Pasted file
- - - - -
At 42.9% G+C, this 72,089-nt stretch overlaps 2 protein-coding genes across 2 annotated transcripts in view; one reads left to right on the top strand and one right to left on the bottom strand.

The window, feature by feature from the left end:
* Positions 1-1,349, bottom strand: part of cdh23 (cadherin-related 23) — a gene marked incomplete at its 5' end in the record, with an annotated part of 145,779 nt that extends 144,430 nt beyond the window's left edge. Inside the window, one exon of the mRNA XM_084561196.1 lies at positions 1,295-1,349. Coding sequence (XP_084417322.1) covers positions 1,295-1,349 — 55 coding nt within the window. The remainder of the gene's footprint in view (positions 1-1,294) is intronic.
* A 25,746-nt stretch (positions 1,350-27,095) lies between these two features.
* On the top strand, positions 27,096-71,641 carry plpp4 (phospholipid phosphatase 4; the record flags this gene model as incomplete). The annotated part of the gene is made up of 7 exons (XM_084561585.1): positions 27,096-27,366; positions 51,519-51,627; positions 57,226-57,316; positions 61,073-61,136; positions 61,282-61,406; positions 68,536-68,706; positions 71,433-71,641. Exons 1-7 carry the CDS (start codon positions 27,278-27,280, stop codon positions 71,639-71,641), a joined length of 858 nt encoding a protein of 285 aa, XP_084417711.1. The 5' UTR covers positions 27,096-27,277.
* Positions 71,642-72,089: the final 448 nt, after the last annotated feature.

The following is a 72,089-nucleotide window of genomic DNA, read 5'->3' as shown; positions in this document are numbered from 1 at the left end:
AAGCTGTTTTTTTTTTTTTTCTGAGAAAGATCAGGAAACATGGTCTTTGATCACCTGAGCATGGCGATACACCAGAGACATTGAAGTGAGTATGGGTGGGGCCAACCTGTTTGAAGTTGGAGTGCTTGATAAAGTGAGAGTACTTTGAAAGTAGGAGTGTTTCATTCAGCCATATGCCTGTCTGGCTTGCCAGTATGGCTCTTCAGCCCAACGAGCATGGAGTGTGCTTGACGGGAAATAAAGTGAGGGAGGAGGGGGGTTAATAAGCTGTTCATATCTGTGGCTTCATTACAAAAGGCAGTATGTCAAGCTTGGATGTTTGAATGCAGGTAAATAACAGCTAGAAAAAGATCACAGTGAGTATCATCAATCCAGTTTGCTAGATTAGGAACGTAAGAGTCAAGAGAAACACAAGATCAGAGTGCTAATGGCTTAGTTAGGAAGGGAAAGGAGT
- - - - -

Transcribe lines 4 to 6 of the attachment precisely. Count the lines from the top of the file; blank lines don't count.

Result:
* A 25,746-nt stretch (positions 1,350-27,095) lies between these two features.
* On the top strand, positions 27,096-71,641 carry plpp4 (phospholipid phosphatase 4; the record flags this gene model as incomplete). The annotated part of the gene is made up of 7 exons (XM_084561585.1): positions 27,096-27,366; positions 51,519-51,627; positions 57,226-57,316; positions 61,073-61,136; positions 61,282-61,406; positions 68,536-68,706; positions 71,433-71,641. Exons 1-7 carry the CDS (start codon positions 27,278-27,280, stop codon positions 71,639-71,641), a joined length of 858 nt encoding a protein of 285 aa, XP_084417711.1. The 5' UTR covers positions 27,096-27,277.
* Positions 71,642-72,089: the final 448 nt, after the last annotated feature.